Reply
  7. coloradobob

     /  April 24, 2017

    Four big reasons why deniers started believing in climate change

    It began, like many things on Reddit, with a simple question: “Former climate change deniers, what changed your mind?” More than 600 posts later, AskReddit was able to not only offer insights into that question, but also shed some light on why people initially rejected the consensus view held by 97% of climate scientists that the Earth is rapidly warming because of human activity.
    Yale Climate Connections analyzed 66 answers describing the motivation behind the conversion. The biggest reason was a slow acceptance of clear scientific evidence.
    Top four reasons climate deniers changed their mind on Reddit

    https://qz.com/966586/four-big-reasons-why-deniers-started-believing-in-climate-change-according-to-a-yale-university-analysis-of-reddit/

    Reply
    • From the article:

      “Scientific Panel Recommends Anti-Pollution Solution to Global Warming” and “Scientific Panel Recommends Nuclear Solution to Global Warming.” For conservative individuals (” hierarchical individualists” in the study) who doubted climate change, the second article was far more effective at convincing them that humans caused global warming. Kahan suspects this is because the science was presented in an existing pro-industry narrative.

      So this, in my opinion,is one of the primary reasons why it’s so important to support alternative energy as an industry. Sure, you or I or any other liberal out there will, at the end of the day get up in arms about ideological issues surrounding growth. But building new competitive industries is absolutely part of the climate solution. And this is one avenue that will tend to appeal to traditional conservatives as long as they’re not fully wrapped into a fossil-fuel centered frame of reference. This represents a bit of a carrot that can be presented to conservatives on the issue.

      The article also mentions that much of climate change denial is social. And I think anyone here would probably nod their heads vigorously on that count. In my view, on the social count, you’ve got people who’ve basically been brow beaten by a number of blow hards. And that’s why it’s pretty important to take the blow hards down a peg or two socially speaking. It’s the prominence of these perceived leaders that pulls the rest of the denyosphere along. And that’s where a bit of well applied social shaming can come into play. The stick as it were.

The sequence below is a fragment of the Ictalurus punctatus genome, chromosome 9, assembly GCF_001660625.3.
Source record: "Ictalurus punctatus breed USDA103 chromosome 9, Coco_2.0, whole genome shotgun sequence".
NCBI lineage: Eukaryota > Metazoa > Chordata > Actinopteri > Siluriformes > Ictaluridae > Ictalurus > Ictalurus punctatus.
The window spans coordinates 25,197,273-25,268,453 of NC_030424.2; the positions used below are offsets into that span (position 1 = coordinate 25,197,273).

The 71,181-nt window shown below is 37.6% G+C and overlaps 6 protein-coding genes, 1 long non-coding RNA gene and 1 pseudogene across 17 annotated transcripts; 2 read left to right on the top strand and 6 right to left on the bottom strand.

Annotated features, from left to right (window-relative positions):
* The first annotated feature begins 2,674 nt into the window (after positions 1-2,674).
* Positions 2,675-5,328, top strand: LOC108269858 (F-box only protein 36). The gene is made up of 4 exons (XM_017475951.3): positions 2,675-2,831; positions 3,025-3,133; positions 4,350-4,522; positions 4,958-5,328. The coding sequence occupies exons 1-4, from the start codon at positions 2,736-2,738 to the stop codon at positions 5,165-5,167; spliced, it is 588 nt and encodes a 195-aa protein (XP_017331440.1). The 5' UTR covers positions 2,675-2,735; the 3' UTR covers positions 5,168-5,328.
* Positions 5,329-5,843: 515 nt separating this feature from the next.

Add in the fact that the science is extraordinarily solid and that most deniers don’t have a leg to stand on and instead come across either as bullies or as people who can’t put together a coherent argument.

      Due to lack of ability to filter comments like I do here, I run into this all the time on Facebook. I’ve gotten to the point where I just delete anti-factual comments and, in the case of people who really go off the rails, I just ban them altogether. This may sound cruel. But it’s a social signal that their behavior is unacceptable. And I think that’s very important in a purely open but mostly identity-ambiguous forum like web-based social media where bullies and trolls get more cover and access than they would in normal environments.

      See the exchange with Chris Roberts on the second post from the top:

      https://www.facebook.com/robertscribbler/

      Finally, it’s worth noting that the fossil fuel industry has a dog in this hunt. And for years now there’ve been internet bots and paid PR people out there trying to shape opinions on climate change in order to provide cover for special interests. So a decent number of people you encounter will be from this group or misinformed by this group.

      Reply
      • Stevan

         /  April 25, 2017

        Once green dollars approach fossil fuel dollars in ad buys, you will see the media attitudes change. That is another reason it is critical to have growth in green industries. Exxon, et al, present themselves as green, but their actions betray them. All they are doing is slapping a glossy green coat of paint on the turd.

        Reply
        • Ed

           /  April 30, 2017

          Great point. US media is a commercial industry, and therefore driven by the bottomline — with truth, balance and social service secondary considerations at best.

  8. phil s

     /  April 25, 2017

    Is there still a chance the Adani Charmeachle coal project won’t go ahead?

    The risk of the controversial Adani Carmichael coalmine becoming a stranded asset has increased in the last 12 months, according to a new report.

    The Institute for Energy Economics and Financial Analysis (IEEFA), says the Carmichael project is likely to be “cash flow negative” for the majority its operating life, even with concessional loans